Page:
‘Westworld’ Season One Finale Recap: A Maze Is a Pyramid in a Flat Circle

If Ford’s grand narrative was to give Hosts free will the way Arnold wanted from the beginning, why…didn’t he just do it in the first place?

Evan Rachel Wood as Dolores, James Marsden as Teddy and Anthony Hopkins as Robert Ford.
Evan Rachel Wood as Dolores, James Marsden as Teddy and Anthony Hopkins as Robert Ford. John P. Johnson/HBO

Drew: I was dreading tonight, Vinnie. Like Ford throwing himself a super-fancy party to celebrate the end of his reign and the rise of the Sentient Host, I made myself two microwaved burritos and drank a liter of Diet Coke to celebrate the end of my giving a shit about the rest of this year. Goodbye, 2016! Thank god we’re going to let our iPads have a turn running the world for awhile. And yes, d’uh, we’ll give them real bullets. But only if our new robo-lords spend several decades in preparation by suffering from horrors beyond the scope of our imaginations, over and over, like some terrible Black Mirror episode. This will ensure they are properly “woke” and not at all suffering from Robo-PTSD. All they need to do is like, check in with themselves. See how they’re feeling. Happy? WRONG. Filled with sociopathic rage? Correct! You now have free will. Free will is that thing when you finally get those voices in your head to sound like you.

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In summation: If Ford’s grand narrative was to give Hosts free will, the way Arnold wanted to from the beginning, why…didn’t he just do that in the first place?

Vinnie: I’m going to have to dial my bulk comment section apperception down on this one, because honestly, truthfully, bicamerally (not a word but I’m on a roll), Drew…I did not love this season finale. I’m not even sure I liked it. I, unlike you, wasn’t even dreading “The Bicameral Mind”. I had full confidence that Jonathan Nolan, Lisa Joy and the other writer robots HBO engineered in a laboratory right next to the werewolf from True Blood would stick the landing, even if they were currently juggling roughly 1,400 balls in the air. Some of it was great, yeah–naked robot machine gun massacre was great, as well as my new band name–but do you not get the feeling that a lot of this season, maybe most of this season, now looks like a big ol’ waste of time?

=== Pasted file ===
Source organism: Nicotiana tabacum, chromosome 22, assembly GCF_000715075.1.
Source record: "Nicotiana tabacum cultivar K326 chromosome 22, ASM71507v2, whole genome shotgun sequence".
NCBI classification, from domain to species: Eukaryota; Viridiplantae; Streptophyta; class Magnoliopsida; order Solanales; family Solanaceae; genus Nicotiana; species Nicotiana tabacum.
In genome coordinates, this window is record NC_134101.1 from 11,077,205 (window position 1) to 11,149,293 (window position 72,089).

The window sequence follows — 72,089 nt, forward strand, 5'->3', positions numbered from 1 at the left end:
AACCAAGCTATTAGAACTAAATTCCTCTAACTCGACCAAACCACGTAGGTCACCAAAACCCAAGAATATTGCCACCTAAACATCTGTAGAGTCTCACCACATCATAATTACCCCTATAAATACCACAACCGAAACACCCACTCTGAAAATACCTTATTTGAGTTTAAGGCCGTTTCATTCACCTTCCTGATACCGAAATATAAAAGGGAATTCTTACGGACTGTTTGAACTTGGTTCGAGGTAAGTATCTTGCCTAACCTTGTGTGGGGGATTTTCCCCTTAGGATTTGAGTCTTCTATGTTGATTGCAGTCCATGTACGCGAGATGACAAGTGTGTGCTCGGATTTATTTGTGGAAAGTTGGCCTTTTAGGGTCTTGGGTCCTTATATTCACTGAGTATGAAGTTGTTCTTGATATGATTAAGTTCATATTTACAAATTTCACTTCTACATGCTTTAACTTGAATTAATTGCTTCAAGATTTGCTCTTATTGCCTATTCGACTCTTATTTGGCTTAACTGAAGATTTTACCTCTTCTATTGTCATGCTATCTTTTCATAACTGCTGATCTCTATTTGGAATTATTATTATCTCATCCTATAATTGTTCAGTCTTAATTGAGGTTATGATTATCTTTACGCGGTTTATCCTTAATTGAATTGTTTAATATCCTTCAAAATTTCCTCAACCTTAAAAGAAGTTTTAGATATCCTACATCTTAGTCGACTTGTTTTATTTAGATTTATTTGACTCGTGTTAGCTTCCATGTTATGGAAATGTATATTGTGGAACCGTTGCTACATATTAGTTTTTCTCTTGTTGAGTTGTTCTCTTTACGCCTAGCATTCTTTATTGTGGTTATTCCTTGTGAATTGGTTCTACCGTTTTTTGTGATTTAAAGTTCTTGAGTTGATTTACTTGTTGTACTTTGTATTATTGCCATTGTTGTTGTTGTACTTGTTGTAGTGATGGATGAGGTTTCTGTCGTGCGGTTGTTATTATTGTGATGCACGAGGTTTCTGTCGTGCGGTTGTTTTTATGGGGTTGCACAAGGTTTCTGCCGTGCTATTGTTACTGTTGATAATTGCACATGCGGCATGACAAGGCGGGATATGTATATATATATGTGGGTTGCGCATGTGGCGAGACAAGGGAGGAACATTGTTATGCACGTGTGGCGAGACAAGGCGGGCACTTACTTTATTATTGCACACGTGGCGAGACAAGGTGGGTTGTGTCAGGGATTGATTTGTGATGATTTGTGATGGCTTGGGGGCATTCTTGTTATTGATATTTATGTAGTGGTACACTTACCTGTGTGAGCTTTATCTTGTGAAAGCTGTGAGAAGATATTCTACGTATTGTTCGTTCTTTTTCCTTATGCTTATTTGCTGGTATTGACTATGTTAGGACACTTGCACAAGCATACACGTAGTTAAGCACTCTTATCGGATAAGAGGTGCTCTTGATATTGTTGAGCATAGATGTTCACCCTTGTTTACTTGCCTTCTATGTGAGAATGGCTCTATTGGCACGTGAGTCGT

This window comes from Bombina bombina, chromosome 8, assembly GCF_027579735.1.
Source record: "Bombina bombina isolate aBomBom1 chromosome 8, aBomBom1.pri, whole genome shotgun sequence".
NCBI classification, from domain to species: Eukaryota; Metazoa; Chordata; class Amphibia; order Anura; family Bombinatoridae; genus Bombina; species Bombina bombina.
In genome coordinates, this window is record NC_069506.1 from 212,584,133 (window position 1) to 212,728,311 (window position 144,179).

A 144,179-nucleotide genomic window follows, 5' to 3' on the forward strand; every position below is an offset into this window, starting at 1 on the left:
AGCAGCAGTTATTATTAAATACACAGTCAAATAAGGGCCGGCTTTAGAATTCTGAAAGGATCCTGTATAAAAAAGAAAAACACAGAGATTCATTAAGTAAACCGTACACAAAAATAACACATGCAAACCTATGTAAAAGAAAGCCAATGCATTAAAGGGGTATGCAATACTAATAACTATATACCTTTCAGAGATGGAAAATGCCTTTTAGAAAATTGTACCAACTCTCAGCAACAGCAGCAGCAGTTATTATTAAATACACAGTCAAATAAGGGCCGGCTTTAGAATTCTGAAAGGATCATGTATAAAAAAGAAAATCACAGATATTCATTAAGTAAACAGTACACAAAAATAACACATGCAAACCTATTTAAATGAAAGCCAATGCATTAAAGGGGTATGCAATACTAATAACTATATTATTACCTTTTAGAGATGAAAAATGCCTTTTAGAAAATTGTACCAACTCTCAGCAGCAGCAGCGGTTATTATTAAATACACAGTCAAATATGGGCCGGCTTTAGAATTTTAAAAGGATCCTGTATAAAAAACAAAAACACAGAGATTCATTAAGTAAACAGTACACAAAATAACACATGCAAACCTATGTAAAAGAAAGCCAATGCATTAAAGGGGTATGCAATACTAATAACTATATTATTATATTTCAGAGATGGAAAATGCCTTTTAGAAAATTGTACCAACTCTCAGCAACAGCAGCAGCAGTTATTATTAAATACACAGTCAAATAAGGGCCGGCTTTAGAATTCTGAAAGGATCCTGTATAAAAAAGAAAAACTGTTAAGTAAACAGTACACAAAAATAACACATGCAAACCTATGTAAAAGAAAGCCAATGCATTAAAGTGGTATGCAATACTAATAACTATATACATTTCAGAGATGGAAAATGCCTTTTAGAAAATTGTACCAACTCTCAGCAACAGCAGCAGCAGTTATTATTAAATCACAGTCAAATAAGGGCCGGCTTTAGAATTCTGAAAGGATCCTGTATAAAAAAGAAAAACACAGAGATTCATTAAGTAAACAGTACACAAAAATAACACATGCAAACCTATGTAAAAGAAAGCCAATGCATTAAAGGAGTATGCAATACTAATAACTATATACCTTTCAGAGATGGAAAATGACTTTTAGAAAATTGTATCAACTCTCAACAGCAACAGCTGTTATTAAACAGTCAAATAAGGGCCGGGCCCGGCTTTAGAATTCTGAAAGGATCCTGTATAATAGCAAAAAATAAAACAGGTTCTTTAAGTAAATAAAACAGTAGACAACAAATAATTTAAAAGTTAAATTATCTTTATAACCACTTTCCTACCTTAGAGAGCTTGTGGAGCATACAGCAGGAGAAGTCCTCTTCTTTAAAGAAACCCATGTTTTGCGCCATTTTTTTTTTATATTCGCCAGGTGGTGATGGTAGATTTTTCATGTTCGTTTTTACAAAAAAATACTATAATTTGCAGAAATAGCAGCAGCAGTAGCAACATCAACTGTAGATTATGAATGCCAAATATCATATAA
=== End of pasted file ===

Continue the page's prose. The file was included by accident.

For all its trippy time-hopping, Dolores’ journey ends with her finding herself, which…okay. The Man in Black’s journey, for as much time as this show spent setting him up as the Big Bad and “the maze” as the central mystery, ended with him digging up a toy in the ground and being kind of bummed about it. And Robert Ford — who if we’re tbh’ing is pretty terrible at writing dialogue for Dolores — well, like you said, it turns out Robert Ford was totally on board with Arnold’s plan, he just needed a little more time for the Hosts to get…stronger? But…he…built…them, so…he’s in charge of how…mentally strong…they are?

Evan Rachel Wood as Dolores and Jeffrey Wright as Arnold.
Evan Rachel Wood as Dolores and Jeffrey Wright as Arnold. John P. Johnson/HBO

Drew: Maybe Ford was just so pissed at William for taking over the park, that his whole new story was about how he’ll never, ever get the girl. Fuck you, William.

Vinnie: I did kind of love Robert Ford just popping up in a tuxedo to gloat after the Man in Black failed again to find the meaning of life inside this giant cowboy-themed amusement park. Like, can you imagine if the CEO of Six Flags kept skipping board meetings to gut the guy wearing the Porky Pig costume?

Drew: Seriously though…fuck William. I really believed in that guy! And then he literally turned into a Red Pill activist. “What have you become?” Dolores spits at William, who, yup, is the Man in Black. (Side-note: Someone should really give this show props for being a mystery show that was as satisfying as it was obvious. “Everything is,” to misquote Bernard/Arnold’s memory of reading to Charlie, “exactly what it is.” Man in Black is William. Bernard is Arnold. Three timelines. Motherfucking “Exit Music From a Film.” This show was not subtle in its BIG, FLASHING HINTS, and yet somehow…it worked for me.)

“What you made me, Delores,” William-as-MIB answers. Ugh, really dude? You’re still blaming your hollow life and sociopathic tendencies on a robot lady? That’s like if you were so pissed your iPhone 7 didn’t have a headphone jack, you dedicated your life to amassing  enough Apple stock to become a board member so you’d be allowed to camp out at any of the stores’ locations on new phone nights, harassing customers and breaking the merchandize. THAT will show them! (Perfect metaphor.)

Vinnie: Yeah, if anything, this episode really transformed William / the Man in Black / “Ed Harris looks a lot smaller in a tuxedo than I thought he would” from this grand, intimidating presence to just, like, the saddest dude. William, a man with a wife and child outside the park, spent thirty years giving sad Jimmi Simpson face to Dolores from afar, hoping if he tied his cowboy ascot tight enough he’d find meaning in his otherwise hollow life. That is way more tragic than Robert Ford or Arnold’s fate, which both could have been avoided through simple, inter-office workplace communication.